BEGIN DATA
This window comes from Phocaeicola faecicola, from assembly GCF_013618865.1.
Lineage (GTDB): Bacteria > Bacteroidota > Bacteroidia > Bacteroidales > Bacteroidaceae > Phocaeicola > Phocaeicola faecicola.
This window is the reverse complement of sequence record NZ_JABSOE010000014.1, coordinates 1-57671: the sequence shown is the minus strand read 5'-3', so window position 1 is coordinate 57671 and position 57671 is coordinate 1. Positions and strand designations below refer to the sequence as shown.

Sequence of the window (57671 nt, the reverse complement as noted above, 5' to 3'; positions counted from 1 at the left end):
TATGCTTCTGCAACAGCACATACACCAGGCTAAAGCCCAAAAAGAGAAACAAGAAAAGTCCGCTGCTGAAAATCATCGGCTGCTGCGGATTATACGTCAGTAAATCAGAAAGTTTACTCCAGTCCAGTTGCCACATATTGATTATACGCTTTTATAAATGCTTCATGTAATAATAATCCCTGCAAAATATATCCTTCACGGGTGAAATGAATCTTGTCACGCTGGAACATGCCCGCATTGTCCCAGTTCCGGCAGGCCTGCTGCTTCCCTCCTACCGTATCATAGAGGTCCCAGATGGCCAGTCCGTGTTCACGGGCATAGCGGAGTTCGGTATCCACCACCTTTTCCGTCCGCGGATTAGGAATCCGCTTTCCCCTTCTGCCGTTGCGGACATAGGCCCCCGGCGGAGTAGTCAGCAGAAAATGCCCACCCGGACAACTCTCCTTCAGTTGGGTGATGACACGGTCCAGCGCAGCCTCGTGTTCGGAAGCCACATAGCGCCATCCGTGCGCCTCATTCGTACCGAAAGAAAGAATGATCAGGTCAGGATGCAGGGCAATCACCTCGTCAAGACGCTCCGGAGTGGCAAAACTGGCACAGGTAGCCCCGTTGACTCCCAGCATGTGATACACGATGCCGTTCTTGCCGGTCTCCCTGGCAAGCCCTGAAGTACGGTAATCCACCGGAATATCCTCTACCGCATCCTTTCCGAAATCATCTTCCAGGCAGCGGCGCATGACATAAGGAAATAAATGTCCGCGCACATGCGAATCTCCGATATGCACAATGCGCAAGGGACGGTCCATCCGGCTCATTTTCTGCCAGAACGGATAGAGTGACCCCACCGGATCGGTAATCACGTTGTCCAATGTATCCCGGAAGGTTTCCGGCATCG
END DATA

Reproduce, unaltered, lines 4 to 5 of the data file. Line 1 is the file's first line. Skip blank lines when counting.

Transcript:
Sequence of the window (57671 nt, the reverse complement as noted above, 5' to 3'; positions counted from 1 at the left end):
TATGCTTCTGCAACAGCACATACACCAGGCTAAAGCCCAAAAAGAGAAACAAGAAAAGTCCGCTGCTGAAAATCATCGGCTGCTGCGGATTATACGTCAGTAAATCAGAAAGTTTACTCCAGTCCAGTTGCCACATATTGATTATACGCTTTTATAAATGCTTCATGTAATAATAATCCCTGCAAAATATATCCTTCACGGGTGAAATGAATCTTGTCACGCTGGAACATGCCCGCATTGTCCCAGTTCCGGCAGGCCTGCTGCTTCCCTCCTACCGTATCATAGAGGTCCCAGATGGCCAGTCCGTGTTCACGGGCATAGCGGAGTTCGGTATCCACCACCTTTTCCGTCCGCGGATTAGGAATCCGCTTTCCCCTTCTGCCGTTGCGGACATAGGCCCCCGGCGGAGTAGTCAGCAGAAAATGCCCACCCGGACAACTCTCCTTCAGTTGGGTGATGACACGGTCCAGCGCAGCCTCGTGTTCGGAAGCCACATAGCGCCATCCGTGCGCCTCATTCGTACCGAAAGAAAGAATGATCAGGTCAGGATGCAGGGCAATCACCTCGTCAAGACGCTCCGGAGTGGCAAAACTGGCACAGGTAGCCCCGTTGACTCCCAGCATGTGATACACGATGCCGTTCTTGCCGGTCTCCCTGGCAAGCCCTGAAGTACGGTAATCCACCGGAATATCCTCTACCGCATCCTTTCCGAAATCATCTTCCAGGCAGCGGCGCATGACATAAGGAAATAAATGTCCGCGCACATGCGAATCTCCGATATGCACAATGCGCAAGGGACGGTCCATCCGGCTCATTTTCTGCCAGAACGGATAGAGTGACCCCACCGGATCGGTAATCACGTTGTCCAATGTATCCCGGAAGGTTTCCGGCATCG